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Football recruiting: The season that does not end

April 4, 2014

Rodney Garner has been among college football’s top recruiters for more than two decades (Lauren Barnard)

By Phillip Marshall

AUBURN, Ala. – At the epicenter of college football that is the Southeastern Conference, the search for an edge knows no season. And nowhere is that search more intense than on the recruiting trail.

Seven SEC teams were ranked in the nation’s top 10 recruiting classes last February. By the time letters-of-intent had been signed and faxed, the race was already on for the Class of 2015 and beyond. And it is race without a finish line.

Rodney Garner, Auburn’s associate head coach and recruiting coordinator, has been considered among the nation’s top recruiters for more than two decades. The pressure to succeed, he says, never wanes. Head coaches with multimillion-dollar salaries are expected to win championships. They can’t do it without championship level players.

Visits were once mostly limited to January and February, and most visits were official. Today, prospects from all over the country start making unofficial visits in the spring and continue right through the summer and into the fall.

“Recruiting doesn’t ever stop,” Garner says. “There are kids on campus every, single day. You have to have your A game in recruiting every day. If you don’t, then your competitors are and they are getting ahead of you. It’s just so competitive. You have to be organized. You have to do a good job of film evaluation.”

Auburn has had unofficial visitors at all of its eight spring practices. There’ll be more on hand for Saturday’s scrimmage. None of them will be ignored. The evaluation process has been sped up dramatically.

Wide receivers coach and co-offensive coordinator Dameyune Craig, one of Auburn’s all-time great quarterbacks, established himself as a top recruiter at Florida State and moved back home to Auburn after Gus Malzahn replaced Gene Chizik as head coach. He says making accurate evaluations of younger players is crucial.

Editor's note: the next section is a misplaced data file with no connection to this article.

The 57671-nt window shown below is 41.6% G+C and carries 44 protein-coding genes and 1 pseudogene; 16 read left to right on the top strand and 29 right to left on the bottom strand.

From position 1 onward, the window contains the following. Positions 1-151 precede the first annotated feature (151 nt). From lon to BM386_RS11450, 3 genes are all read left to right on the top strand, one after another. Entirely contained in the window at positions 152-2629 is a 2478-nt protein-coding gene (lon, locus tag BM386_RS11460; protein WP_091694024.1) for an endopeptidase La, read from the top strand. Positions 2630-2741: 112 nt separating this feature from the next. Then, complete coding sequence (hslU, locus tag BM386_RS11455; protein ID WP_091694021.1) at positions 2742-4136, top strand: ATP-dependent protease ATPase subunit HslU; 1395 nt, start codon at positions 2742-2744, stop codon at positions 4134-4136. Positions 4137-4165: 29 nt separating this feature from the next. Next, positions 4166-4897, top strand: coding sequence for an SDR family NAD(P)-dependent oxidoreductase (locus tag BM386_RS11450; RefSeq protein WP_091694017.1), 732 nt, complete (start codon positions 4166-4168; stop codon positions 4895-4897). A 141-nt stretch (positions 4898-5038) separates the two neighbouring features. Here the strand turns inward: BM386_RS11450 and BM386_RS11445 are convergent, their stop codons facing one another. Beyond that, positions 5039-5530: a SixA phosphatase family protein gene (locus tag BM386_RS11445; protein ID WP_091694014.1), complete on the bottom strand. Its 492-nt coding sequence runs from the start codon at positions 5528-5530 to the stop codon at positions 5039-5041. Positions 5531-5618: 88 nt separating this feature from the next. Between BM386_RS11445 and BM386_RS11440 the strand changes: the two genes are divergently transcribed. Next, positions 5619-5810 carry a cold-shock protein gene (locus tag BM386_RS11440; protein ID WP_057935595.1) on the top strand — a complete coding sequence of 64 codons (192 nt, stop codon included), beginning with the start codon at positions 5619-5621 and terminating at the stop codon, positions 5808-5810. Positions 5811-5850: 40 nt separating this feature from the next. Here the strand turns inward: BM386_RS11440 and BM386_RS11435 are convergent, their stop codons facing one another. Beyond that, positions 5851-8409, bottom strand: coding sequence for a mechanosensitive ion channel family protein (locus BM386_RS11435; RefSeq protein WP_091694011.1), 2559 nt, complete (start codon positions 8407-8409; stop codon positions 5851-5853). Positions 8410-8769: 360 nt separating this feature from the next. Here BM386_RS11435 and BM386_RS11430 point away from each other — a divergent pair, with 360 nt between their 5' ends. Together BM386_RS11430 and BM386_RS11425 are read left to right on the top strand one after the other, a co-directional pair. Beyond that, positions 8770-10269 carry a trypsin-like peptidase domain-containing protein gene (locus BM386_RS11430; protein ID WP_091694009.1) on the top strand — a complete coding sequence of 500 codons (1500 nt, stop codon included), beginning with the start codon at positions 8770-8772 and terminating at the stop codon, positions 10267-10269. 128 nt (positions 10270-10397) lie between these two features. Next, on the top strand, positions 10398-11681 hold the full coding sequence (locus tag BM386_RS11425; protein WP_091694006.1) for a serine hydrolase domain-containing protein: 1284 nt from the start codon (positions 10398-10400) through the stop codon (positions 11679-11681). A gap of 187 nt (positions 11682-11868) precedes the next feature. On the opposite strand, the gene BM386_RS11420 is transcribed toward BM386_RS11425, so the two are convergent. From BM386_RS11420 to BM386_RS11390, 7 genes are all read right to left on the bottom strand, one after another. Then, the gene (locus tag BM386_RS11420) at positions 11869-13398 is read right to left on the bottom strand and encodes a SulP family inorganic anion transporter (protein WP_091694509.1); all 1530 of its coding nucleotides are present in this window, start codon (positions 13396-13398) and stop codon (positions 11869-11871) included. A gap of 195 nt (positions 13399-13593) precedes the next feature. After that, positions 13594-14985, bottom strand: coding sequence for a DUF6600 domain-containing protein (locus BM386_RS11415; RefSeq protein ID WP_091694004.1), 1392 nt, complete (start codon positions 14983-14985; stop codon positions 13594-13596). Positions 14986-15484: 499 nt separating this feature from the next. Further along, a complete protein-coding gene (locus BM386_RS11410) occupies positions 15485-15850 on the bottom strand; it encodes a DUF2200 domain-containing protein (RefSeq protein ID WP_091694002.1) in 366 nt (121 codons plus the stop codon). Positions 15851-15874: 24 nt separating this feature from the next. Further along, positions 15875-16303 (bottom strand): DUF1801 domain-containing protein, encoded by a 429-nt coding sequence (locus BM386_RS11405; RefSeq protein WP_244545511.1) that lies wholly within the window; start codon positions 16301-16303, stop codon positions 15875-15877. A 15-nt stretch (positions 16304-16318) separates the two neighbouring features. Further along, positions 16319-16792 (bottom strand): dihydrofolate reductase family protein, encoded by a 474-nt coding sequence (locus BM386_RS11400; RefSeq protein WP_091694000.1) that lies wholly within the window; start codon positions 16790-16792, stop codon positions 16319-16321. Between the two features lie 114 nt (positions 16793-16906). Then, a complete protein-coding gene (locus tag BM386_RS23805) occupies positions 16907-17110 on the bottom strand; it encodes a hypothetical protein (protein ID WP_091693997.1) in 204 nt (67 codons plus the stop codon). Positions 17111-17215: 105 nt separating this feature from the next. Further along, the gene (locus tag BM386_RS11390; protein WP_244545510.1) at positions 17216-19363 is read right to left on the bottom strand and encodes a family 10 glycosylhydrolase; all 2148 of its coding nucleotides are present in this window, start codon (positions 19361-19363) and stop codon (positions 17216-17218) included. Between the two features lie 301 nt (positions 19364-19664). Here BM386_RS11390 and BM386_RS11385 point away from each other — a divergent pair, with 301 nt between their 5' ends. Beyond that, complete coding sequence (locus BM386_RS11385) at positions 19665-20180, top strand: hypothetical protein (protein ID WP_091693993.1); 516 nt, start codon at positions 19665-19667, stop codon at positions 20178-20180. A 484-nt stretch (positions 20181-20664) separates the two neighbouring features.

Craig says he pays no attention to star ratings, relying on what he sees and his own experience.

“I’ve had these eyes for 39 years,” Craig says. “I trust them. I like to watch the film and evaluate them. I don’t worry about other offers. I don’t even look at it. I’ve evaluated a ton of kids, and I haven’t even looked to see who has offered them.

“I think if you start chasing stars, you miss out on a whole lot. If you look at the history of Auburn, we’ve had some great players here that weren’t highly recruited.”

Garner, a former All-SEC Auburn offensive guard, jumped into the recruiting fray in the early 1990s when he joined Pat Dye’s staff. He landed the likes of running back Stephen Davis and linebacker Takeo Spikes. The recruiting game of today is nothing, Garner says, like it was then.

“It’s not even the same deal,” Garner says. “There’s nothing similar except you are recruiting. These kids have been made out to be the next coming of Bo or Tracy or Nick. Sometimes it’s hard for them to live up to all that hype. A lot of them don’t understand what it takes when you get here to be that player.”

With signing day 10 months away, offers are not made without significant thought. Players without offers can improve. Players with offers can regress. Once made, Garner says, an Auburn offer means something.

“A lot of programs will just put out a lot of offers, but they are not committable offers,” Garner says. “They feel like they have to do it to get in the game. Then they rescind so many offers. That tends to raise some questions about what kind of program you are running.

“That’s the thing with Coach Malzahn. When we extend an offer, it’s a committable offer. Some people ask why we are late on some kids. It’s because when we extend an offer, we want to be ready to take that commitment.”

Running backs coach Tim Horton, once the recruiting coordinator at Arkansas, is also renowned as a recruiter as well as producer of 1,000-yard rushers. He embraces the challenge of recruiting in the bright, hot spotlight of the SEC.

"Really, recruiting is my hobby," Horton says. "When I have extra time, I'm going to write a note, watch a video, call a high school coach. I don't fish or hunt or do those things, so my hobby is recruiting. I think, if you are a coach, that is probably a good thing.

"I really enjoy the relationship part, not just with the players but the mamas and daddies and families. I've been really fortunate because I've always felt like I've been at a place where I have a good thing to sell. Definitely, Auburn is a great thing to sell."

The search for players, Craig says, starts in Alabama. He recruits in Mobile, perhaps the state’s most talent-rich area.

“I think we have a lot of untapped talent throughout this state,” Craig says. “We pride ourselves on being blue-collar, hard-nosed and tough. The process is fun. I have passion for what I do. I have passion for my school. I’m just in heaven right now.”


Phillip Marshall is a Senior Writer for Follow Marshall on Twitter:




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